Our intellectual scholar, Dr. Heinrich Faust, has reached the limits of the Enlightenments academic and scientific knowledge. His melancholy is revealed when, in his gloomy Gothic study, he laments, “All my laborious studies only show/that Nothing is the most we ever know” (Goethe, Scene 1, lines 10-11, p. 39). He is the product of Enlightenment learning and yet, that learning is not enough, “I cannot boast my teaching will ever find/a way to improve or to convert Mankind” (Goethe, Scene 1, lines 15-16), it is a, “valueless inheritance” (Goethe, Scene 1, line 40), and, “I feel as if I’d drummed into my brain/the wealth of human knowledge all in vain” (Goethe, Scene 3, lines 413-414, p. 62).

Faust is overwhelmed by passion as he struggles to comprehend, “the force that binds all Nature’s energies” (Goethe, Scene 1, line 22, p. 39) and the sense of the sublime, “Infinite Nature, where can I grasp you?” (Goethe, Scene 1, line 72, p. 41). He conjures up an Earth Spirit who appears and then rejects him, “The great Earth-Spirit threw me down, denied/me, Nature slammed her door, left me outside” (Goethe, Scene 3, lines 382-383, p. 62). He then contemplates suicide before the sound of the Easter bells, symbols of traditional Christianity, turn him from this path as, “the Easter hymn brings childhood flooding back to me” (Goethe, Scene 1, line 46, p. 46).

Faust’s inner torment is further revealed when, whilst walking outside the city gates with his student Wagner, he laments, “Two souls within me wrestle for possession/and neither will surrender to his brother./One is of the senses, sensual,/slaking his appetites like an animal:/The other strives for purity of mind,/To leave the world and all its works behind” (Goethe, Scene 2, lines 137-42, p.49-50).

In Scene 3 Mephistopheles appears, firstly as a black poodle in Faust’s study, then transforming into the ‘daemon’ of romantic imagination. The poodle’s appearance is an illusion; the guise disrupts the empirical view and serves to cultivate Faust’s imagination. After a spell by Faust, Mephistopheles appears more conventionally dressed as a travelling scholar and states, “I am part of a part that, at the start, was All,” (Goethe, Scene 3, line 118, p. 54). Faust wagers with Mephistopheles that he will not be satisfied with however much of human life the Devil will show him and will be forever striving towards a moment of absolute fulfilment, “If ever, as Time flows by us, I should say:/’This moment is so beautiful – let it stay!’,/that is the moment when you will have won” (Goethe, Scene 3, line 351-353, p. 61).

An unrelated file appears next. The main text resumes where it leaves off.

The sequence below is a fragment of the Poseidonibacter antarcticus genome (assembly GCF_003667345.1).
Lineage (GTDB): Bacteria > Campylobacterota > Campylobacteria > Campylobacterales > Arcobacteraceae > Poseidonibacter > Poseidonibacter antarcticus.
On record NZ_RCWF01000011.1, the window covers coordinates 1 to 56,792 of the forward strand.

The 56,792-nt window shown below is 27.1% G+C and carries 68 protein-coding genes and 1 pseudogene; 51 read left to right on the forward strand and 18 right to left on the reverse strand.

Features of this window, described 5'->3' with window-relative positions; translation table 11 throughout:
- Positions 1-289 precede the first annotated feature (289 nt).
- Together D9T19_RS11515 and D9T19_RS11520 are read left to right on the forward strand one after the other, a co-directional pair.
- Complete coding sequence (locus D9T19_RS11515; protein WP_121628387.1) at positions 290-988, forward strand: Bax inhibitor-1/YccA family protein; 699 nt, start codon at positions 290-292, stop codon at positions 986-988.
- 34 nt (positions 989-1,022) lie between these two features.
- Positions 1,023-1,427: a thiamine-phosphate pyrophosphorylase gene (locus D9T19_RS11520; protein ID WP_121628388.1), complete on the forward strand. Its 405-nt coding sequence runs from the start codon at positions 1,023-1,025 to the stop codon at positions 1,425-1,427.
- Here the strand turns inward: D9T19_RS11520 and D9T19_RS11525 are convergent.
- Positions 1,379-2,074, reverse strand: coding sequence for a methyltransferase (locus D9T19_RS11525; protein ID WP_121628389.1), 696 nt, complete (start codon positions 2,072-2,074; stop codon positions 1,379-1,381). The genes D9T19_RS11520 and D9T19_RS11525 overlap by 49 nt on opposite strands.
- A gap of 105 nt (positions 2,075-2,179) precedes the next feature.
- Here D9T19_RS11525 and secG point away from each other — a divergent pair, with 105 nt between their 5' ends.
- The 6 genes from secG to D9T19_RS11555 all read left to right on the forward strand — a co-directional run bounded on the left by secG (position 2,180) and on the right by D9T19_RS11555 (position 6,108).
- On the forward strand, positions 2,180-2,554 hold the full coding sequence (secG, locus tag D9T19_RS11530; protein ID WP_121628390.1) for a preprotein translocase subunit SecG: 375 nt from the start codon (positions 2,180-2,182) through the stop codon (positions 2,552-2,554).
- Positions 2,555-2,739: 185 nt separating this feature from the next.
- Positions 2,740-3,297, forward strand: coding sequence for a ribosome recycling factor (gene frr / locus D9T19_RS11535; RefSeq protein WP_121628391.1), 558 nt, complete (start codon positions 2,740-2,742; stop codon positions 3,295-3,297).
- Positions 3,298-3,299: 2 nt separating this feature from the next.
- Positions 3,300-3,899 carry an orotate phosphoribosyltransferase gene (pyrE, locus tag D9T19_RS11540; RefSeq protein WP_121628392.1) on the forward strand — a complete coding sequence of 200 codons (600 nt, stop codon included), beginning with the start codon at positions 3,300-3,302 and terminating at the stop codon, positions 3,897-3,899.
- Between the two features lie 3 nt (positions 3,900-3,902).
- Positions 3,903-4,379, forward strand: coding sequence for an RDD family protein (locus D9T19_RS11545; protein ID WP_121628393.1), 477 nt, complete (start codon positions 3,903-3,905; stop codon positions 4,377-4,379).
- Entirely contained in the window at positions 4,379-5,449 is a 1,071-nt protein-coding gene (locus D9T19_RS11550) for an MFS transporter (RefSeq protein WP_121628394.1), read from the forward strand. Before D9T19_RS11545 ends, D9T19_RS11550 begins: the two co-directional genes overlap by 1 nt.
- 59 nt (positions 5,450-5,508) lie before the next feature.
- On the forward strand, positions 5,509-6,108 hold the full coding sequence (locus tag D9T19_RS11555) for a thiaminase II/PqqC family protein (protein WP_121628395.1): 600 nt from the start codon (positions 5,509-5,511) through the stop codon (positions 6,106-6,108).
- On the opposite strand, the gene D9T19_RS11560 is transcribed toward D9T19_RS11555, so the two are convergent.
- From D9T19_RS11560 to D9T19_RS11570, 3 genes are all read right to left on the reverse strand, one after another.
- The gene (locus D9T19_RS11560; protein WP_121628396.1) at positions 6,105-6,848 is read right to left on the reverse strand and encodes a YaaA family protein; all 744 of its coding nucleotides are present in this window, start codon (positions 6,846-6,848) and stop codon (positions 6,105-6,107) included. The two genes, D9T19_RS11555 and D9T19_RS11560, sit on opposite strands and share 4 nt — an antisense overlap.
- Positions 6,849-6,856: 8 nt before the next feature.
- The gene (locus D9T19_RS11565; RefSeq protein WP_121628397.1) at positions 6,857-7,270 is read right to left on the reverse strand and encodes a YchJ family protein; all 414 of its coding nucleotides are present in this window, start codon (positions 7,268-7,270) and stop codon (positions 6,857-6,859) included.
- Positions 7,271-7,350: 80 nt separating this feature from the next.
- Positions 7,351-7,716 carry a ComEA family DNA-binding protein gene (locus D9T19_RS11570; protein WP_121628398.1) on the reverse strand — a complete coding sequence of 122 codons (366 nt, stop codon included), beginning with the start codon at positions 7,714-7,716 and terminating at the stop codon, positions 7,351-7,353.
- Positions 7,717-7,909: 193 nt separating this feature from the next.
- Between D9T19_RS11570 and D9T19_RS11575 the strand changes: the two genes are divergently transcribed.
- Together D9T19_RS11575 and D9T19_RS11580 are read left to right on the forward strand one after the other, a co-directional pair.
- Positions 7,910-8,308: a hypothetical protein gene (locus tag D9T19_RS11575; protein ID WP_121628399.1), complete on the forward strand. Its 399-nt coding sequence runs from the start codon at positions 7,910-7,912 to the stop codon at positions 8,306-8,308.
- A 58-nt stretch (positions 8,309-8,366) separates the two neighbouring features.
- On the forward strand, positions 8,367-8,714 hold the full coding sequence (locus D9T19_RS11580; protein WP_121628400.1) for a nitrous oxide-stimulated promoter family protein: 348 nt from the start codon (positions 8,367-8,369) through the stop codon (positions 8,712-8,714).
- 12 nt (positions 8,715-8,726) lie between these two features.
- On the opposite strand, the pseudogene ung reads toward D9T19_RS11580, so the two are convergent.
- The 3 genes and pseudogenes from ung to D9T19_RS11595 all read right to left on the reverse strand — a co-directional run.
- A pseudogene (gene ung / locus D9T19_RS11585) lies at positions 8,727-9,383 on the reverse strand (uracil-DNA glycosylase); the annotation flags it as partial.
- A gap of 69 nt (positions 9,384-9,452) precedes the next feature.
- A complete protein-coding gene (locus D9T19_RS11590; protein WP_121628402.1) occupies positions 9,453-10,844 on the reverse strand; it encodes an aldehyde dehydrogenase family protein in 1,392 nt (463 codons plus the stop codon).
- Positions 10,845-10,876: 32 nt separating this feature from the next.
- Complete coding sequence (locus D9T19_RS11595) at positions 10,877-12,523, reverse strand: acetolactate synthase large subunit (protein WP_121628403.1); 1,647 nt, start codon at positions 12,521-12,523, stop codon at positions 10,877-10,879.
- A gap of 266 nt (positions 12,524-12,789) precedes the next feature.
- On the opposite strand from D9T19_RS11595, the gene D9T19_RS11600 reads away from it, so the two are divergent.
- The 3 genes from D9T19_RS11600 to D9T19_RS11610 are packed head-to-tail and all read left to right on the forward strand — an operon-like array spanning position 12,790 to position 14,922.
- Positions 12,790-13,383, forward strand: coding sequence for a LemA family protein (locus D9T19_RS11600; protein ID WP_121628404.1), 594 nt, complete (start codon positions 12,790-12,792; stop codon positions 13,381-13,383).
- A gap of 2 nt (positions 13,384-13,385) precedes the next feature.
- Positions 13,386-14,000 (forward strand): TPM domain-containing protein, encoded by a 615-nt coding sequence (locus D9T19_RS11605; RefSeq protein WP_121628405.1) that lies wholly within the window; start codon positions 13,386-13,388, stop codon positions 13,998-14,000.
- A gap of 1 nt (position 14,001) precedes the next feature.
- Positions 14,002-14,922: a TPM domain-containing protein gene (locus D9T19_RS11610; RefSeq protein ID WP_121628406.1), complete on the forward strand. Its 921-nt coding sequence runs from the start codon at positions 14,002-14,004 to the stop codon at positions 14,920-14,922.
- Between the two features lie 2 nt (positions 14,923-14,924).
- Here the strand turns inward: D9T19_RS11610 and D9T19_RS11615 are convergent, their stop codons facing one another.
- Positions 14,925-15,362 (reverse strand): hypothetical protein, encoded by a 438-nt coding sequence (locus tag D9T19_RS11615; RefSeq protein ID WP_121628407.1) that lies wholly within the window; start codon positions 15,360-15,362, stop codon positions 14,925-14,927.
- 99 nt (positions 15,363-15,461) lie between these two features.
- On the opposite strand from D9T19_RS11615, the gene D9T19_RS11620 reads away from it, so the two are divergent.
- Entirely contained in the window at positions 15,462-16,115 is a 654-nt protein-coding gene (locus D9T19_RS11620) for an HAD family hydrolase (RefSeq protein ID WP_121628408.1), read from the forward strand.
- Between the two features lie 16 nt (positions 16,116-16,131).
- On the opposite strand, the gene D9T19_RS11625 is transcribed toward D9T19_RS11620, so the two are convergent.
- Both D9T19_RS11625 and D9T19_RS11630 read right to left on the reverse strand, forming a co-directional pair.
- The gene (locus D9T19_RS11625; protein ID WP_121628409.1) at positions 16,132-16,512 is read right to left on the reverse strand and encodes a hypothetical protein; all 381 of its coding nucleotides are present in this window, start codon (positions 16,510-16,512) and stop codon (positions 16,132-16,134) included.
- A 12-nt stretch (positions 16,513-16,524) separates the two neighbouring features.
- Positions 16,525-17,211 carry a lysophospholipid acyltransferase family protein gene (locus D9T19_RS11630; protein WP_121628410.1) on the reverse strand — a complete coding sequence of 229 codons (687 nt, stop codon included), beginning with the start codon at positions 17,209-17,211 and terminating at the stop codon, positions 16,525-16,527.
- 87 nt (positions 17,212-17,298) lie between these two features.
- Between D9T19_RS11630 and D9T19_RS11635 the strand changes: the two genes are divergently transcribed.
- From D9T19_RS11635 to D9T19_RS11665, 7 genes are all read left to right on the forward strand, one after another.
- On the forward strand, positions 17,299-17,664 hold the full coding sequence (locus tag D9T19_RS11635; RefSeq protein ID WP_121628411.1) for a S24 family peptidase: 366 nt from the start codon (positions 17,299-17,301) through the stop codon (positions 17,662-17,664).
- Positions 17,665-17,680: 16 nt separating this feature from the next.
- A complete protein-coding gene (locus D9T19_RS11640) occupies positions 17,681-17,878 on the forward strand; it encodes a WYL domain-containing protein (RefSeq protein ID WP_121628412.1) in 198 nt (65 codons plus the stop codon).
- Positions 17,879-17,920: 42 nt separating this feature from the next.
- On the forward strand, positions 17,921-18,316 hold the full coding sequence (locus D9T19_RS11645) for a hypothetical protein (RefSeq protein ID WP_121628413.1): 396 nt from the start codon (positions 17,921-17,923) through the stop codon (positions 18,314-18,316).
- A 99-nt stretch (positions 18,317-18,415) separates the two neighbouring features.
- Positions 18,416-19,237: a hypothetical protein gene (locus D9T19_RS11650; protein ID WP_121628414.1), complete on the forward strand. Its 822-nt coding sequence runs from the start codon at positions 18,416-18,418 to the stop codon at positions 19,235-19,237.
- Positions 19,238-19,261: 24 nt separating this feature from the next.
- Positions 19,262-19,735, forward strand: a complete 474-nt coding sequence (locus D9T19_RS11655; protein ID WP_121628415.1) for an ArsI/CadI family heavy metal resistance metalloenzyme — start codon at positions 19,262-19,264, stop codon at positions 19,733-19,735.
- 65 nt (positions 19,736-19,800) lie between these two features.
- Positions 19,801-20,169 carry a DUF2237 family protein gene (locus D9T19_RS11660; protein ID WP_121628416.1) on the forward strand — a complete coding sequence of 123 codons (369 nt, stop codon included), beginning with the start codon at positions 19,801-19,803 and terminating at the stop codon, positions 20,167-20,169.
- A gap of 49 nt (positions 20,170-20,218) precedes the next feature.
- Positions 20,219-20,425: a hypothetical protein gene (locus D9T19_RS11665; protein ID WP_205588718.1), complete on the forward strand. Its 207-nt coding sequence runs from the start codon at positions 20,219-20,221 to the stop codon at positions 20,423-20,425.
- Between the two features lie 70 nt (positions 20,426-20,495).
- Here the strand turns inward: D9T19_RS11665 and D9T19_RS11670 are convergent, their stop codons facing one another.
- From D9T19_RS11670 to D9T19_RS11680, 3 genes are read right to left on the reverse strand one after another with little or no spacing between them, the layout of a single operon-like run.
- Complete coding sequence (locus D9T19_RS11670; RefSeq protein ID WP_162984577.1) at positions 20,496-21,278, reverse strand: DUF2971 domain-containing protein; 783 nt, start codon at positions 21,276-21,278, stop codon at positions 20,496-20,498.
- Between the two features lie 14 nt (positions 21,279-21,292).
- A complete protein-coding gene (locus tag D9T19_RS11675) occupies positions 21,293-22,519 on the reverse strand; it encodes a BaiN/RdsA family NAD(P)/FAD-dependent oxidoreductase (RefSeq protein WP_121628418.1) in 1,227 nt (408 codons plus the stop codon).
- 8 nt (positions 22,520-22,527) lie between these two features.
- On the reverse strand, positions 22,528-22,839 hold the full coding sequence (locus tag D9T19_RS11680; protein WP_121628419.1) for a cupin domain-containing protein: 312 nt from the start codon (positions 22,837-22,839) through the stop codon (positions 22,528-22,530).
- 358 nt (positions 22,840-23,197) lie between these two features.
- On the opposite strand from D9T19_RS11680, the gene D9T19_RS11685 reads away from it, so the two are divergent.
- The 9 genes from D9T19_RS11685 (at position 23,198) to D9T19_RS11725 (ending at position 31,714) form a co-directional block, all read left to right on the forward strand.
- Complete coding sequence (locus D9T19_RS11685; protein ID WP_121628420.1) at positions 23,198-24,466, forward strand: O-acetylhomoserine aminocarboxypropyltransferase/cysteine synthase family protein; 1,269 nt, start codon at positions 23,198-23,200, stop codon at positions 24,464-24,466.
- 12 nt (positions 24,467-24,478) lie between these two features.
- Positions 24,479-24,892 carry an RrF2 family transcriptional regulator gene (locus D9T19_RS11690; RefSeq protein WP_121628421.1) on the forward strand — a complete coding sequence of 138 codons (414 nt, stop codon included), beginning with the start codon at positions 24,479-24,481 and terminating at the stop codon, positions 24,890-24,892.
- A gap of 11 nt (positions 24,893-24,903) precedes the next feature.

Mephistopheles takes Faust to a Witch's Kitchen, where he is magically transformed into a young man. The dramatic irony of the pact that binds Faust and the voyeuristic Mephistopheles together is clarified by The Open University (2005), “Faust, after the pact, can never be alone any more. Mephistopheles becomes an alter ego” (p. 120).

The audience must use their imagination to add coherence to the play as several events take place off-stage over a fairly large timescale. This includes the ‘Gretchen tragedy’ which is loosely based on a folk-ballad. With Mephistopheles help, Faust firstly seduces the naive Gretchen then subsequently abandons her. The off-stage events include: her resulting pregnancy, the death of Gretchen’s mother and baby and her trial and imprisonment for infanticide.